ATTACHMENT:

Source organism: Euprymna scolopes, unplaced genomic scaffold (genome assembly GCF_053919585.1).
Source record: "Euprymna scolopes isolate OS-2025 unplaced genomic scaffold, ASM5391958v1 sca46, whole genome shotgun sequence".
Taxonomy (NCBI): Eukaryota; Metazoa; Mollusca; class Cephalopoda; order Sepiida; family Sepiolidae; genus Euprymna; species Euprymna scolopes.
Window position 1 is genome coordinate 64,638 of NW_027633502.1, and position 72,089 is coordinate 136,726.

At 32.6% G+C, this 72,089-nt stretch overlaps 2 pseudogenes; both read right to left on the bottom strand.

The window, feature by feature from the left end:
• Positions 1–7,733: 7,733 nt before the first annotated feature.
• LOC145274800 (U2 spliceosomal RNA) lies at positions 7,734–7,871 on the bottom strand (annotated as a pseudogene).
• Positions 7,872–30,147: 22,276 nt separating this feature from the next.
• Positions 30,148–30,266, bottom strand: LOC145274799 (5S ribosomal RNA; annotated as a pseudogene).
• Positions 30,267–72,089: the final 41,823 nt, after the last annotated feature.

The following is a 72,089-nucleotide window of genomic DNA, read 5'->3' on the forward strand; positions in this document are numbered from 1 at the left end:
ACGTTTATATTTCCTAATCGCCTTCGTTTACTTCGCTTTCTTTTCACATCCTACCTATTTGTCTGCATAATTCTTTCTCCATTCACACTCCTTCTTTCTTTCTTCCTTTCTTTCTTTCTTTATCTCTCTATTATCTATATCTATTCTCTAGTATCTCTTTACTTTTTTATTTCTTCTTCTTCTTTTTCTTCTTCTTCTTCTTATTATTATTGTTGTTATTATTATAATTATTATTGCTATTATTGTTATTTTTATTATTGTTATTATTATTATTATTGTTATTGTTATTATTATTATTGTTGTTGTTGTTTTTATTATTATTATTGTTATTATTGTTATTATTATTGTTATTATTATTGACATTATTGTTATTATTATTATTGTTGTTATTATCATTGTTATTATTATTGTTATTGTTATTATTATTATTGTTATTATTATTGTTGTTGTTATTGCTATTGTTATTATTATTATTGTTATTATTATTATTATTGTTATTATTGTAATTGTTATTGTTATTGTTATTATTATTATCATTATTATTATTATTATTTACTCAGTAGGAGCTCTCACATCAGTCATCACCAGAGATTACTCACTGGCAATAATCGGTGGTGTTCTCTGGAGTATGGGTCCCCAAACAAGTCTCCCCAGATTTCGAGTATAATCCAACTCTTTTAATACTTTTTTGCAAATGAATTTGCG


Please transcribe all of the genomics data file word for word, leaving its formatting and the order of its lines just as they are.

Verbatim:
Source organism: Euprymna scolopes, unplaced genomic scaffold (genome assembly GCF_053919585.1).
Source record: "Euprymna scolopes isolate OS-2025 unplaced genomic scaffold, ASM5391958v1 sca46, whole genome shotgun sequence".
Taxonomy (NCBI): Eukaryota; Metazoa; Mollusca; class Cephalopoda; order Sepiida; family Sepiolidae; genus Euprymna; species Euprymna scolopes.
Window position 1 is genome coordinate 64,638 of NW_027633502.1, and position 72,089 is coordinate 136,726.

At 32.6% G+C, this 72,089-nt stretch overlaps 2 pseudogenes; both read right to left on the bottom strand.

The window, feature by feature from the left end:
• Positions 1–7,733: 7,733 nt before the first annotated feature.
• LOC145274800 (U2 spliceosomal RNA) lies at positions 7,734–7,871 on the bottom strand (annotated as a pseudogene).
• Positions 7,872–30,147: 22,276 nt separating this feature from the next.
• Positions 30,148–30,266, bottom strand: LOC145274799 (5S ribosomal RNA; annotated as a pseudogene).
• Positions 30,267–72,089: the final 41,823 nt, after the last annotated feature.

The following is a 72,089-nucleotide window of genomic DNA, read 5'->3' on the forward strand; positions in this document are numbered from 1 at the left end:
ACGTTTATATTTCCTAATCGCCTTCGTTTACTTCGCTTTCTTTTCACATCCTACCTATTTGTCTGCATAATTCTTTCTCCATTCACACTCCTTCTTTCTTTCTTCCTTTCTTTCTTTCTTTATCTCTCTATTATCTATATCTATTCTCTAGTATCTCTTTACTTTTTTATTTCTTCTTCTTCTTTTTCTTCTTCTTCTTCTTATTATTATTGTTGTTATTATTATAATTATTATTGCTATTATTGTTATTTTTATTATTGTTATTATTATTATTATTGTTATTGTTATTATTATTATTGTTGTTGTTGTTTTTATTATTATTATTGTTATTATTGTTATTATTATTGTTATTATTATTGACATTATTGTTATTATTATTATTGTTGTTATTATCATTGTTATTATTATTGTTATTGTTATTATTATTATTGTTATTATTATTGTTGTTGTTATTGCTATTGTTATTATTATTATTGTTATTATTATTATTATTGTTATTATTGTAATTGTTATTGTTATTGTTATTATTATTATCATTATTATTATTATTATTTACTCAGTAGGAGCTCTCACATCAGTCATCACCAGAGATTACTCACTGGCAATAATCGGTGGTGTTCTCTGGAGTATGGGTCCCCAAACAAGTCTCCCCAGATTTCGAGTATAATCCAACTCTTTTAATACTTTTTTGCAAATGAATTTGCG